Brazil’s Vale signs long-term deal to supply Tesla with nickel

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Brazilian mining company Vale SA logo and trading symbol are displayed on a screen at the New York Stock Exchange (NYSE) in New York, U.S., December 6, 2017. REUTERS/Brendan McDermid/File Photo

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SAO PAULO, May 6 (Reuters) – Brazilian miner Vale SA (VALE3.SA) said on Friday it has signed a long-term deal with Tesla Inc (TSLA.O) to supply the U.S.-based electric vehicle maker with nickel from its Canadian operations.

Vale did not provide financial details on the deal and did not say how long it will last.

The Brazilian miner said in a securities filing that the agreement involves supplying Tesla with low-carbon Class 1 nickel and is in line with its strategy of increasing its exposure to the electric vehicle industry.

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Vale said it aims for between 30% and 40% of its Class 1 nickel sales to go to the fast-growing sector, without detailing how much it would represent in terms of volume.

According to the company’s first quarter performance report, Vale sold a total of 20,000 tonnes of Upper Class 1 nickel in the period, of which 1,300 tonnes were to the electric vehicle industry.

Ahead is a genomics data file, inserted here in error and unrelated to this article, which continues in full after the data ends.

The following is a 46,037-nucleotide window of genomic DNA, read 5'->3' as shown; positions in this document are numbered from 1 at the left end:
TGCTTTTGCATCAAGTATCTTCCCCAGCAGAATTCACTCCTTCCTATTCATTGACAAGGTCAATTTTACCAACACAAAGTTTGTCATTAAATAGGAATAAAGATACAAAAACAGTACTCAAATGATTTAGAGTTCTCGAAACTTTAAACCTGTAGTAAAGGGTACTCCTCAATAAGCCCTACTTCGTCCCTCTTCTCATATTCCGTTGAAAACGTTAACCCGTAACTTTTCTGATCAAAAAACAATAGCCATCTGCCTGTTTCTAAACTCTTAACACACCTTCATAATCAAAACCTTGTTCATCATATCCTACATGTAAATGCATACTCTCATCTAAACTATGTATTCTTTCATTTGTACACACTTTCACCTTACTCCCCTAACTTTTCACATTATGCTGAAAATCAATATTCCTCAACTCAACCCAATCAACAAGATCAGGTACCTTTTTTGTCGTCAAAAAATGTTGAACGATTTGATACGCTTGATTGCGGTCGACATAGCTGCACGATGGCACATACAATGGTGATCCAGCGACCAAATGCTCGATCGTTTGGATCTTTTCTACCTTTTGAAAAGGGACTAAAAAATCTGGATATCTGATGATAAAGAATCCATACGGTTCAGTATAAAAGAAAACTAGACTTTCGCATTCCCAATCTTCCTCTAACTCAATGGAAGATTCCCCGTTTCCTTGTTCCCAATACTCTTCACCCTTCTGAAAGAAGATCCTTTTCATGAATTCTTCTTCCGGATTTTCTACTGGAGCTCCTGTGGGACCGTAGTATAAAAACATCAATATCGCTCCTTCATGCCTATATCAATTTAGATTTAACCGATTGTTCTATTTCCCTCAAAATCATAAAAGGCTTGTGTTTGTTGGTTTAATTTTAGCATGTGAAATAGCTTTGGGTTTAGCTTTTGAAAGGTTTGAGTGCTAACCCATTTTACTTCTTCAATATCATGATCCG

Canada’s Newfoundland and Labrador Premier Andrew Furey said on Twitter the deal would include nickel produced by Vale at its Long Harbour plant, which is located in the province.

“Congratulations to Vale on signing this significant deal with Tesla to supply the nickel the company needs to make batteries for electric vehicles,” Furey said.

“Nickel from right here in Newfoundland and Labrador. Our province is certainly rich in resources the world needs today.”

According to Vale, nickel rounds produced at its Long Harbour facility have a carbon footprint of 4.4 tonnes of CO2 equivalent for each ton of nickel, which it had previously claimed to be about one-third the Nickel Institute average for Class 1 nickel.

Vale said on its website that such a carbon footprint makes it a “supplier-of-choice for the electric vehicle industry”.

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Reporting by Gabriel Araujo Additional reporting by Peter Frontini
Editing by Chizu Nomiyama and Mark Potter

Our Standards: The Thomson Reuters Trust Principles.



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